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    Legionnaire Member

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    ^^ ... which is why users of QuickLoad are encouraged to measure the H20 capacity of a fired case to get a better measure of the case volume in that particular chamber.
     
  17. Jim Watson

    Jim Watson Member

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    As seen, a smooth dent will fireform right out.
    I am reluctant to shoot with a sharp crease and a cut or gouge is right out.
     
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  18. Neo-Luddite

    Neo-Luddite Member

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    OK....I agree in general with most of the above. But let's step back here...it isn't a good idea to ever carry fixed ammunition in a manner in which it may become deformed. I have shot many rounds....especially of old .30/06 which had small dents; they fire-form back to great shape. But it is a good idea to watch for a possible squib load in which the bullet is pushed too far back into the case neck as this can make for a very bad day at the range. I have a special box on top of one gun cabinet clearly labeled "Unsafe---DO NOT SHOOT!" into which I place loose rounds that I have not been willing to chance shooting for whatever reason and that I want my family to not use should I become incapacitated or deceased before dealing with them properly. Similarly, if I have a firearm I decide might be unsafe (for always or until repaired) I hang a tag from it describing the issue as soon as I can after discovering it. Just my way of being cautious.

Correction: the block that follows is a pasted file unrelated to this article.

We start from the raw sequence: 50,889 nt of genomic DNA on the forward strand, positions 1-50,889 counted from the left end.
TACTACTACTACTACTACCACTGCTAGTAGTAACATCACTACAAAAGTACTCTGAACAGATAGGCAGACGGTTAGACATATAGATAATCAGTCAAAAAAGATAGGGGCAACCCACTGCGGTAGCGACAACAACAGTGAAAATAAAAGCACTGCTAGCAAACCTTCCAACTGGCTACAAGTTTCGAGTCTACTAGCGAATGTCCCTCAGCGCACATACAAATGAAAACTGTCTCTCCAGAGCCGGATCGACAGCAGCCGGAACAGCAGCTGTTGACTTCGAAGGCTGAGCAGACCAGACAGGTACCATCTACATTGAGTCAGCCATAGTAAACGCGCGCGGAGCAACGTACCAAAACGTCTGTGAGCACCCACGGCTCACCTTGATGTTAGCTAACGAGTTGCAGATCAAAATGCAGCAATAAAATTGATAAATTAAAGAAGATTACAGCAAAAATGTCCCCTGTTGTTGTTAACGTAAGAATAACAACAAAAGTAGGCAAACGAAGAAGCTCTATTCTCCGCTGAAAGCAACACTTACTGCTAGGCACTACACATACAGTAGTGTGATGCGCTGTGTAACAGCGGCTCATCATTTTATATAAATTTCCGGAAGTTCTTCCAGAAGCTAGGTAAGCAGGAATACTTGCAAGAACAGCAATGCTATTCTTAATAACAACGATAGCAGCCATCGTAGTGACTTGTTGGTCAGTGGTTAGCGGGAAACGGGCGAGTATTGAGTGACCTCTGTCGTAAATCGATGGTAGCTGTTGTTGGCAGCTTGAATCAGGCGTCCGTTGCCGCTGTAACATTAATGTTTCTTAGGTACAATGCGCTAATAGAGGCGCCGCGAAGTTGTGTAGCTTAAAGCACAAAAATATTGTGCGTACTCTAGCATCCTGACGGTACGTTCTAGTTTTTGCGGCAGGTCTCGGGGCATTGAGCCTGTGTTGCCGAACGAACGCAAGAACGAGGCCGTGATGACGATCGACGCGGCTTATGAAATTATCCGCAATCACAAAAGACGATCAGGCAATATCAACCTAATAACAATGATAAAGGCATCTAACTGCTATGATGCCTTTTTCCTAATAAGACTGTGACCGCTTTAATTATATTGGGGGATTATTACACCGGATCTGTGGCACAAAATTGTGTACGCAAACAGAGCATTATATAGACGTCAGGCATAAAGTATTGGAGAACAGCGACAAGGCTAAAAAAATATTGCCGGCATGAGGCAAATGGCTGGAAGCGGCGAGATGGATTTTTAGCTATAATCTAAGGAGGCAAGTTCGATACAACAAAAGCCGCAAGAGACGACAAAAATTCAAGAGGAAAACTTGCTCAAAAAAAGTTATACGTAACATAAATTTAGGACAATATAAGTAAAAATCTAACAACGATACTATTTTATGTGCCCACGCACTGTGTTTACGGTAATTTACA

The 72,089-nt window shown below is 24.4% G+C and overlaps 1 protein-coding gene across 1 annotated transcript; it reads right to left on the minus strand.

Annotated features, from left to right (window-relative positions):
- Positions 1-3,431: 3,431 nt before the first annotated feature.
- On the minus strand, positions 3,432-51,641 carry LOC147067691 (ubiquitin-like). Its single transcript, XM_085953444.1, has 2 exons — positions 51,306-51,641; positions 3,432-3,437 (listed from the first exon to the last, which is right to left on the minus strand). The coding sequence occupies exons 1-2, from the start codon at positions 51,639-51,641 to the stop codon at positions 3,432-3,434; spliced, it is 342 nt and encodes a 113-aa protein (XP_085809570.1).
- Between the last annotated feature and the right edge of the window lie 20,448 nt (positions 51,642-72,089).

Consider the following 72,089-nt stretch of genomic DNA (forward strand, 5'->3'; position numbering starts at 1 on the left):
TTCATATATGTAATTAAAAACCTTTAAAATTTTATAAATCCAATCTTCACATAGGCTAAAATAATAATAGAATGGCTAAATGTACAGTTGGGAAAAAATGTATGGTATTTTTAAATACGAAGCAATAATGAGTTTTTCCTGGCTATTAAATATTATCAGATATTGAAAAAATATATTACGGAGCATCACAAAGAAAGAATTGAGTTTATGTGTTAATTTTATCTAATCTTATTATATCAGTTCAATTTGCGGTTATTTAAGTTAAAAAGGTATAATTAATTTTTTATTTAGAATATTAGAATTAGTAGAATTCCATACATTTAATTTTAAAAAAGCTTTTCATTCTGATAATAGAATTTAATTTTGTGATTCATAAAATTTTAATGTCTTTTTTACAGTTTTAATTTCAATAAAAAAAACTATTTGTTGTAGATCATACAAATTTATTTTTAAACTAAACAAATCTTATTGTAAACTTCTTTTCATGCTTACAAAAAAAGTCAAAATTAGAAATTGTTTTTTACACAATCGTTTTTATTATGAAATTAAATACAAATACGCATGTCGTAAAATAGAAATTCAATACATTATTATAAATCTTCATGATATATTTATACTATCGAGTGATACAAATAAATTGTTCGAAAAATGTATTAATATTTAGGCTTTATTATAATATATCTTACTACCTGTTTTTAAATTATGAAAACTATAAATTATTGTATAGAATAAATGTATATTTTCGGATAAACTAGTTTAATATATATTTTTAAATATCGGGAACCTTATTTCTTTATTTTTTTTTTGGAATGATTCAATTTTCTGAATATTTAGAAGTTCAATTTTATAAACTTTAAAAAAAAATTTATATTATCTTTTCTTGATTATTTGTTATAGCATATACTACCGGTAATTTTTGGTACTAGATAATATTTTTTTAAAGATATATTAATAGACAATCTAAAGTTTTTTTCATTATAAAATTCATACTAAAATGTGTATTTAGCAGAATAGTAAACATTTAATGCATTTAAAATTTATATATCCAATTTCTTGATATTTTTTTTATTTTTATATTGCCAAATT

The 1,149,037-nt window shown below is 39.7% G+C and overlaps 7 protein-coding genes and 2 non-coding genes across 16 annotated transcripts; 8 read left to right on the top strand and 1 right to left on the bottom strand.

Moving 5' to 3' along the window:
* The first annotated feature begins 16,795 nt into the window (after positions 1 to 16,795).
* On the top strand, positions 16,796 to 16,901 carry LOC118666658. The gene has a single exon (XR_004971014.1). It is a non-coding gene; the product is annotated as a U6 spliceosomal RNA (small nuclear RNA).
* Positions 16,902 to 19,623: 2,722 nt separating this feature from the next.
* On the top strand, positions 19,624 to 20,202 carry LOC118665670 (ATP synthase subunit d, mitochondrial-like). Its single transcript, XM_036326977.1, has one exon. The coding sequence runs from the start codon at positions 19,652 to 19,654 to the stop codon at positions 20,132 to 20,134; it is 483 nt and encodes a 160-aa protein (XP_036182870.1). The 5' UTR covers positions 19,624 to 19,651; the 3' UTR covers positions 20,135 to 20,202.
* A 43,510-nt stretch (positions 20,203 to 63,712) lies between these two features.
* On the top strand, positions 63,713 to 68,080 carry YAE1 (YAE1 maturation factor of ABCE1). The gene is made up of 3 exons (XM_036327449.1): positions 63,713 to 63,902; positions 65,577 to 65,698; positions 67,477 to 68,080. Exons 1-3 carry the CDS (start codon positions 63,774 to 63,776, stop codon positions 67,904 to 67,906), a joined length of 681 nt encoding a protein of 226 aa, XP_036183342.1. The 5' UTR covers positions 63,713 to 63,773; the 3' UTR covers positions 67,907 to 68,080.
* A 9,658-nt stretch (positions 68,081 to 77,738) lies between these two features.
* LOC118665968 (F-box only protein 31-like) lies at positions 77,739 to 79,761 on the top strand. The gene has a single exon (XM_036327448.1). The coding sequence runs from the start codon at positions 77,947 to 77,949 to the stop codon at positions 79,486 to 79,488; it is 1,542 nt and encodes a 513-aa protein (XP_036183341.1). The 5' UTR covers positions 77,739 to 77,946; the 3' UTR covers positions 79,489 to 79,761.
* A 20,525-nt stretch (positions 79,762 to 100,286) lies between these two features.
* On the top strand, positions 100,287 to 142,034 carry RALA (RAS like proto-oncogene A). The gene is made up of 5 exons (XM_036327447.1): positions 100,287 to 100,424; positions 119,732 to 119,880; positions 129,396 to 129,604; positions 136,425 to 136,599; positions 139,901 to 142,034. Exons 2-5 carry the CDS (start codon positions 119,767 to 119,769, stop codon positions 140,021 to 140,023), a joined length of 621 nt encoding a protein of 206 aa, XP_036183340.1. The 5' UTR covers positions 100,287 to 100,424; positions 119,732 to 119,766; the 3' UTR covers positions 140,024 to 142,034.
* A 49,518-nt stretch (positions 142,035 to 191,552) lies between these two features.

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  19. gyp_c2

    gyp_c2 Member

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    Good point. Loose bullets are another ball game. Steel cased ammo is also another ball game.
    Both should be given scrutiny...or called on account of oops. If you find one...might wanna' check the whole batch!
    :scrutiny: